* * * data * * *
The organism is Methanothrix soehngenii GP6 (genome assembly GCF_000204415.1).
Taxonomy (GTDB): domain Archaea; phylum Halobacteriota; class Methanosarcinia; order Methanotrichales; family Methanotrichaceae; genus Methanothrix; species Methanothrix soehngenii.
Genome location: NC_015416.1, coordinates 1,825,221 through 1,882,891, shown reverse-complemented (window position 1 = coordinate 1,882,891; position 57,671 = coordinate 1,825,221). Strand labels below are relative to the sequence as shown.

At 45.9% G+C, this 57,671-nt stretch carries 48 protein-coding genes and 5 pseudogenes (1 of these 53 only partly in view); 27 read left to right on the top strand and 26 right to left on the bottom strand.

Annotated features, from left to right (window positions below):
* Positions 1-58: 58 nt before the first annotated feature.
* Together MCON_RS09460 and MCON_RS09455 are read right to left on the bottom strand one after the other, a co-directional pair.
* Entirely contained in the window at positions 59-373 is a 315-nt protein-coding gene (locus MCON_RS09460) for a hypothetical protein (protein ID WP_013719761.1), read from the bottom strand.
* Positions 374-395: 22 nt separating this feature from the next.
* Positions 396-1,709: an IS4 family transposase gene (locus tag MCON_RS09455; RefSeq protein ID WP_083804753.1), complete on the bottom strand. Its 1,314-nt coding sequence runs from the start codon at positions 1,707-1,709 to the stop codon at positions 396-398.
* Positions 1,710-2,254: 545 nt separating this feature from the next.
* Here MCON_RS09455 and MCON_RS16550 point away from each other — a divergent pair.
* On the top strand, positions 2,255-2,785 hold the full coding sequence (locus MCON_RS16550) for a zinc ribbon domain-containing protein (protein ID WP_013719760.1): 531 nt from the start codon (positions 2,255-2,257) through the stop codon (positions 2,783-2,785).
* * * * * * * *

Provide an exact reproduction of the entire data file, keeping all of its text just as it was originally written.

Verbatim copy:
The organism is Methanothrix soehngenii GP6 (genome assembly GCF_000204415.1).
Taxonomy (GTDB): domain Archaea; phylum Halobacteriota; class Methanosarcinia; order Methanotrichales; family Methanotrichaceae; genus Methanothrix; species Methanothrix soehngenii.
Genome location: NC_015416.1, coordinates 1,825,221 through 1,882,891, shown reverse-complemented (window position 1 = coordinate 1,882,891; position 57,671 = coordinate 1,825,221). Strand labels below are relative to the sequence as shown.

At 45.9% G+C, this 57,671-nt stretch carries 48 protein-coding genes and 5 pseudogenes (1 of these 53 only partly in view); 27 read left to right on the top strand and 26 right to left on the bottom strand.

Annotated features, from left to right (window positions below):
* Positions 1-58: 58 nt before the first annotated feature.
* Together MCON_RS09460 and MCON_RS09455 are read right to left on the bottom strand one after the other, a co-directional pair.
* Entirely contained in the window at positions 59-373 is a 315-nt protein-coding gene (locus MCON_RS09460) for a hypothetical protein (protein ID WP_013719761.1), read from the bottom strand.
* Positions 374-395: 22 nt separating this feature from the next.
* Positions 396-1,709: an IS4 family transposase gene (locus tag MCON_RS09455; RefSeq protein ID WP_083804753.1), complete on the bottom strand. Its 1,314-nt coding sequence runs from the start codon at positions 1,707-1,709 to the stop codon at positions 396-398.
* Positions 1,710-2,254: 545 nt separating this feature from the next.
* Here MCON_RS09455 and MCON_RS16550 point away from each other — a divergent pair.
* On the top strand, positions 2,255-2,785 hold the full coding sequence (locus MCON_RS16550) for a zinc ribbon domain-containing protein (protein ID WP_013719760.1): 531 nt from the start codon (positions 2,255-2,257) through the stop codon (positions 2,783-2,785).